I was speaking with my brother yesterday about the column I wrote for the NCBR entitled Take advantage of service with a smile.  His was actually one of the businesses that I was thinking of when I wrote that, because I’ve seen the power of what he’s done.

He has a car restoration business in Denver, but has never done a bit of advertising in 40 years.  His company is visible, all right, but because he’s involved in a whole bunch of places where his target customers hang out: rallies, car shows, magazines, and so on.  But he gets his business by word of mouth, and the company known across the country as one of the premier businesses in its field.

He mentioned that there’s maybe half a dozen companies in the US that provide superb quality of service.  That’s it, that’s all that the market will support, because there’s a limited number of old British cars here.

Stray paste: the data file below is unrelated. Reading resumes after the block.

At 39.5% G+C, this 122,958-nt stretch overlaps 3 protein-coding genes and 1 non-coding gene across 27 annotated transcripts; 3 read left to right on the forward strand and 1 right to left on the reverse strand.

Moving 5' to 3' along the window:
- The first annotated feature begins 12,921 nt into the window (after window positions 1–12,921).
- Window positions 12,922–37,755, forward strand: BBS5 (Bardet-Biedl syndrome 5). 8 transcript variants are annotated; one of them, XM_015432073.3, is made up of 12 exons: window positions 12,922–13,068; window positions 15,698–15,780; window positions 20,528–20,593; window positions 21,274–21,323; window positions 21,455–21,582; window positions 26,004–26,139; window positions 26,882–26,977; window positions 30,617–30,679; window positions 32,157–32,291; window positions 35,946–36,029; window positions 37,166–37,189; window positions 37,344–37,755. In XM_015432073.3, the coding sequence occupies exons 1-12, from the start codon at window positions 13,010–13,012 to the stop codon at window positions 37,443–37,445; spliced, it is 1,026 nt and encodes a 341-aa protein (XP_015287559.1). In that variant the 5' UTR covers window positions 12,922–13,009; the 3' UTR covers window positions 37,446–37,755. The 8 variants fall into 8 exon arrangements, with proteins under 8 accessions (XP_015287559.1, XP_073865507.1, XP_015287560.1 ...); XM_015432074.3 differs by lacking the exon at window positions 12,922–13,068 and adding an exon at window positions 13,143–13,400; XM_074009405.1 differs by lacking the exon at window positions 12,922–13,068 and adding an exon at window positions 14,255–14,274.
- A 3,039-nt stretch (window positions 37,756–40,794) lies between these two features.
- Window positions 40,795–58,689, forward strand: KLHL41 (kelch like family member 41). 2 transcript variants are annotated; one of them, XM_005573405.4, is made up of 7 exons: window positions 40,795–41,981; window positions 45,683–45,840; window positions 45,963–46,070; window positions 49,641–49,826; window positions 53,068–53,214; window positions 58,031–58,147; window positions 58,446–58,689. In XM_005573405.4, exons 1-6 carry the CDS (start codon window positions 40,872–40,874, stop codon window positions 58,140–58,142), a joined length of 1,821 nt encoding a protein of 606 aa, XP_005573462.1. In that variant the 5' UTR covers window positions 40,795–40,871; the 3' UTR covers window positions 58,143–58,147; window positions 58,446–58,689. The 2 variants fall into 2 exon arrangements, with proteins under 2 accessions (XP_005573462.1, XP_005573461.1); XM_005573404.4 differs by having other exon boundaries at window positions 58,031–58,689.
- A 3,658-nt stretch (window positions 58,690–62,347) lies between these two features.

Interestingly enough, there’s not much of a second tier of restoration companies, because you either have to be very good, or you can’t sustain a business over the long term.  It’s the personal relationships that keep customers over many years and decades.

So who’s the competition?  Well, those six top-tier companies don’t really compete strongly against each other; they’re more like a loose community of people who are all passionate about the same thing.

The competition is people who get rid of their old British cars because it’s just too much trouble to take care of them anymore.  The competition is the shrinkage of the overall market.

And what keeps the market from shrinking?  Delivering an experience that helps customers to stay passionate about keeping their cars and continuing to keep them running.

This is what great service looks like.

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